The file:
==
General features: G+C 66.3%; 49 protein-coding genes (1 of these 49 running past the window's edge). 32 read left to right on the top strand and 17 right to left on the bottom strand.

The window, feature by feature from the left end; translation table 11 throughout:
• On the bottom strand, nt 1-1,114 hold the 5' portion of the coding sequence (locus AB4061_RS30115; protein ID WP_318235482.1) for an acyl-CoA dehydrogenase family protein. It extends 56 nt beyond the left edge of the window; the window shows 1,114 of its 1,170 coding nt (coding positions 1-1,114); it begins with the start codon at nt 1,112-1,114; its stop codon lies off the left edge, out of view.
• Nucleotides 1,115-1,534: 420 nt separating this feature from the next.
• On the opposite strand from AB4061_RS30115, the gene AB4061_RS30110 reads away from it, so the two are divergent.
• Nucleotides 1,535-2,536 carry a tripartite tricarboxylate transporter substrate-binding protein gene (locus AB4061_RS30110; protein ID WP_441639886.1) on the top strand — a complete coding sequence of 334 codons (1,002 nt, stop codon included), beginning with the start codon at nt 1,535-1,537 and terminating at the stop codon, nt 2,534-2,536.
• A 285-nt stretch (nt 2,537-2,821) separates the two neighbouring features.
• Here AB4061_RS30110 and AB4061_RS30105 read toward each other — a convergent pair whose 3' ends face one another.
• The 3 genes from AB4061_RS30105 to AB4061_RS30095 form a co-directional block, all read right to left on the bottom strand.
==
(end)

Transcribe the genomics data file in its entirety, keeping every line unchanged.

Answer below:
General features: G+C 66.3%; 49 protein-coding genes (1 of these 49 running past the window's edge). 32 read left to right on the top strand and 17 right to left on the bottom strand.

The window, feature by feature from the left end; translation table 11 throughout:
• On the bottom strand, nt 1-1,114 hold the 5' portion of the coding sequence (locus AB4061_RS30115; protein ID WP_318235482.1) for an acyl-CoA dehydrogenase family protein. It extends 56 nt beyond the left edge of the window; the window shows 1,114 of its 1,170 coding nt (coding positions 1-1,114); it begins with the start codon at nt 1,112-1,114; its stop codon lies off the left edge, out of view.
• Nucleotides 1,115-1,534: 420 nt separating this feature from the next.
• On the opposite strand from AB4061_RS30115, the gene AB4061_RS30110 reads away from it, so the two are divergent.
• Nucleotides 1,535-2,536 carry a tripartite tricarboxylate transporter substrate-binding protein gene (locus AB4061_RS30110; protein ID WP_441639886.1) on the top strand — a complete coding sequence of 334 codons (1,002 nt, stop codon included), beginning with the start codon at nt 1,535-1,537 and terminating at the stop codon, nt 2,534-2,536.
• A 285-nt stretch (nt 2,537-2,821) separates the two neighbouring features.
• Here AB4061_RS30110 and AB4061_RS30105 read toward each other — a convergent pair whose 3' ends face one another.
• The 3 genes from AB4061_RS30105 to AB4061_RS30095 form a co-directional block, all read right to left on the bottom strand.